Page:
Neural stem cells divide to generate neurons throughout life. But as the stem cells age, the neurogenic potential diminishes. Research led by Prof. Sebastian Jessberger has shown that a lateral diffusion barrier in the endoplasmic reticulum protects juvenile stem cells by asymmetric segregation of damaged cell components. This barrier is less effective in aging stem cells, resulting in slower cell division. The research was published in the September 18 issue of Science.
Neural stem cells (NSCs) generate new neurons throughout life in two distinct areas of the mammalian brain, the subventricular zone lining the lateral ventricles and the hippocampal dentate gyrus. Failure in the generation of new neurons in the adult brain has been associated with neuropsychiatric disease, such as cognitive aging and depression. As stem cells age, their division slows down and their neurogenic potential declines. But what causes the aging of stem cells?
Asymmetric cell division helps rejuvenate stem cells
During cell division, yeast establishes a lateral diffusion barrier in the membrane of the endoplasmic reticulum (ER) that plays an important part in the asymmetric segregation of aging factors between the mother and the daughter cell. Dr. Darcie Moore, postdoc in the group of Jessberger at the Brain Research Institute of the UZH, wanted to know whether such a diffusion barrier also exists in mammalian cells. To this end, she and her colleagues used neural stem cells expressing green fluorescent protein (GFP) reporters targeted to the ER membrane. They then repetitively photobleached a small region of the cell and showed that the bleached ER membrane proteins were not evenly distributed between mother and daughter cells. This result demonstrated that in mammalian cells a lateral diffusion barrier in the ER exists and that the diffusion barrier promoted asymmetric segregation of cellular components between mother and daughter cells.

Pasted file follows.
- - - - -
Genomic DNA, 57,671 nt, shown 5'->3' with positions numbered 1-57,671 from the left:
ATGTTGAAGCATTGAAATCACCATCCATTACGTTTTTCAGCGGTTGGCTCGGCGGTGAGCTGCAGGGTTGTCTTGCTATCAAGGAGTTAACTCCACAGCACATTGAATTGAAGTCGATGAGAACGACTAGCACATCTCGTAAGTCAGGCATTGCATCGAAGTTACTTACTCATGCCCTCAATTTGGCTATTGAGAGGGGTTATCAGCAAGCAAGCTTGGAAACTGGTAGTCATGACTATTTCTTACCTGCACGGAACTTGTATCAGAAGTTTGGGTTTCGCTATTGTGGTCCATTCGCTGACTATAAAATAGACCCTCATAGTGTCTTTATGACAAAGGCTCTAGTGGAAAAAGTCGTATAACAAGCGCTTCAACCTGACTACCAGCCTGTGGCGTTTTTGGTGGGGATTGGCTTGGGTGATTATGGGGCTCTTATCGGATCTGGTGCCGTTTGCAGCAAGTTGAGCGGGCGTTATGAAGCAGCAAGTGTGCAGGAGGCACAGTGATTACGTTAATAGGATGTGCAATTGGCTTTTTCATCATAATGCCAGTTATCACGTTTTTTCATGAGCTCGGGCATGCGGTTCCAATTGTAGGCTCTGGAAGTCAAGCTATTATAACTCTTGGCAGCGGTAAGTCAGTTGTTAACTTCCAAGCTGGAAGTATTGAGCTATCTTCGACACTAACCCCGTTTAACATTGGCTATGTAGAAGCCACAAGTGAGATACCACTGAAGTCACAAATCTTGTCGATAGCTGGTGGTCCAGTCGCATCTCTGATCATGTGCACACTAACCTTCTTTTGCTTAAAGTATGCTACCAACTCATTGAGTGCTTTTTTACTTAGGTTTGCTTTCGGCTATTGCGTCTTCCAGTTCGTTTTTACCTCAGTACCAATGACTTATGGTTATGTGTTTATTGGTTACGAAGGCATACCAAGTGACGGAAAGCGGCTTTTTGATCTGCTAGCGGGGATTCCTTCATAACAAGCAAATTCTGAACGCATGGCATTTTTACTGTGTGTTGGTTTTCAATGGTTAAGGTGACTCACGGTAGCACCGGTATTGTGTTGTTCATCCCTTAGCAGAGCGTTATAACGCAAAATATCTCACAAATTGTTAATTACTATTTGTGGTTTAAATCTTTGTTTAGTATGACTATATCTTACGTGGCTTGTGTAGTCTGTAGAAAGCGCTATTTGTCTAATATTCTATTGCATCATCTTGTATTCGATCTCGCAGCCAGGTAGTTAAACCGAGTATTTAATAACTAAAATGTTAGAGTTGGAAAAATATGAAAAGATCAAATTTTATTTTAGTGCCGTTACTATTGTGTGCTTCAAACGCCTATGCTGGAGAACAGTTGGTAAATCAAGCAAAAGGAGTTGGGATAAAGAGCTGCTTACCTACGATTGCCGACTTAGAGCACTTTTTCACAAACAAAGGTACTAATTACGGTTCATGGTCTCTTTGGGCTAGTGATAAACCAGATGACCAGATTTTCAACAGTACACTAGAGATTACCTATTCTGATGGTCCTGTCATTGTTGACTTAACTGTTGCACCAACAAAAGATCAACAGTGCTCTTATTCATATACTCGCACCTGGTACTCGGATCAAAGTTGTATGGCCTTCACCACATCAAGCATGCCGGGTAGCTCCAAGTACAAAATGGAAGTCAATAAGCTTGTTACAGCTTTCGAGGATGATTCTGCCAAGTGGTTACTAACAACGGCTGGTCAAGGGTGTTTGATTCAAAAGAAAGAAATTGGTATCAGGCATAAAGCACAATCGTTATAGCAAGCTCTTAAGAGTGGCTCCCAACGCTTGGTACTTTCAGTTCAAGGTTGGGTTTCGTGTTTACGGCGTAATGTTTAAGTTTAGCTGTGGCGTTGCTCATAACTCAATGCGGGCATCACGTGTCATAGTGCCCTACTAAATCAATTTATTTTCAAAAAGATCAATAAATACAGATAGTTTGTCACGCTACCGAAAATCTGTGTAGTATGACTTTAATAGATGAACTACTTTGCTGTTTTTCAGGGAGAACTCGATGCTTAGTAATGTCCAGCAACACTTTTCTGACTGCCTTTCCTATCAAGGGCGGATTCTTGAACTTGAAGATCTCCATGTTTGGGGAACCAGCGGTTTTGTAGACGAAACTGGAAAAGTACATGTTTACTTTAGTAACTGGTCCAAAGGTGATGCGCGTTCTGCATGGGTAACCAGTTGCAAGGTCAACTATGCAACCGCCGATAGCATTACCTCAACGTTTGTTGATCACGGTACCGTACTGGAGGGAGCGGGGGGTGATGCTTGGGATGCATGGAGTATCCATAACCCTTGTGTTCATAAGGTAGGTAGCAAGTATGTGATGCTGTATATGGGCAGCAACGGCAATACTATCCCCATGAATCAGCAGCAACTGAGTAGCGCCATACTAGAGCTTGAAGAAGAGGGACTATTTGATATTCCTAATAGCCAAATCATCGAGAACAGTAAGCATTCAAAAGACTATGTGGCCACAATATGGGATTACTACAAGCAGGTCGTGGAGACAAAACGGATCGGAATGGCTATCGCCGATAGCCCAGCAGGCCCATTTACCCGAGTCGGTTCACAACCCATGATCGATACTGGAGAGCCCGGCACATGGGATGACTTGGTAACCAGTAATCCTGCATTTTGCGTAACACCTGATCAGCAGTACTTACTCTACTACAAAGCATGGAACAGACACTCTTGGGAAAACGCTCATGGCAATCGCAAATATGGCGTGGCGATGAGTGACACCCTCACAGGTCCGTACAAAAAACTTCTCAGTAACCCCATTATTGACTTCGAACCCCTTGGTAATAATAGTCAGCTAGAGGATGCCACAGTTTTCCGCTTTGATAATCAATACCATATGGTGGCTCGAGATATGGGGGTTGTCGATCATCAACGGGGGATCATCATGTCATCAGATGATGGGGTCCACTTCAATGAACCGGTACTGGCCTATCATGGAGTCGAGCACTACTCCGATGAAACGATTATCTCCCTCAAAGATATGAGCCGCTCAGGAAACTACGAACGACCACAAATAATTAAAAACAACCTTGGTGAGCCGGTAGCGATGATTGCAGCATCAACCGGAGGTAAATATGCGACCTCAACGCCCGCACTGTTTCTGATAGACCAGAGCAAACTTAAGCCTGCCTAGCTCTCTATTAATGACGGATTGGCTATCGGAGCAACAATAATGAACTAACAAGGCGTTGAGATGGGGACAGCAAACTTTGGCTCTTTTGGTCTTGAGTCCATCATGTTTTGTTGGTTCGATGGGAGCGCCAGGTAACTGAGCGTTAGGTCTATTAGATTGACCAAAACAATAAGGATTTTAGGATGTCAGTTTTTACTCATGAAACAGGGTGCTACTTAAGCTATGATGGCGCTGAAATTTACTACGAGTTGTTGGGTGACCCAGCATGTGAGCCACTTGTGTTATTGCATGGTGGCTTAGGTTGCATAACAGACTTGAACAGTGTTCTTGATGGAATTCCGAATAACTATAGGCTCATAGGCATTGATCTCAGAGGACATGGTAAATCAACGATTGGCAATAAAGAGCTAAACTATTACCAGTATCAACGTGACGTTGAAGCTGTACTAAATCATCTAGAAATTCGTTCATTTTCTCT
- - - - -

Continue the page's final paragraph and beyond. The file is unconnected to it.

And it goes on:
Diffusion barrier weakens with age
The researchers next asked which cellular components the barrier might segregate. To this end they analyzed the distribution of ubiquitinated proteins (that are indicative of protein damage) in dividing cells and found that damaged proteins are retained in the daughter cell, whereas the stem cell stays relatively free of damage. Importantly, Moore and colleagues found that the strength of the lateral diffusion barrier weakens with advancing age of stem cells, leading to reduced asymmetry of damaged protein segregation. This could be one of the mechanisms responsible for a reduced regeneration capacity in the aged brain as stem cells that retain larger amounts of damaged proteins require longer for the next cell division.
Sebastian Jessberger says: “This is an exciting new mechanism involved in stem cell division and aging. But as of now we are only just beginning to understand the molecular constituents and the true meaning of the barrier for stem cell division in the brain.” The question that remains to be answered is whether this is a general mechanism that also occurs in other somatic stem cells or any other immortal cells, such as cancer cells.
A mechanism for the segregation of age in mammalian neural stem cells. Moore DL, Pilz GA, Araúzo-Bravo MJ, Barral Y, Jessberger S. Science. 2015 Sep 18;349(6254):1334-8. PubMed Abstract
Image: The stem cells asymmetrically segregate damaged proteins (red) between the mother and the daughter cells (on the left: DNA grey). Responsible for this is a diffusion barrier. The strength of the barrier weakens with advancing age. This leads to reduced asymmetry of damaged protein segregation (on the right). (Image: UZH)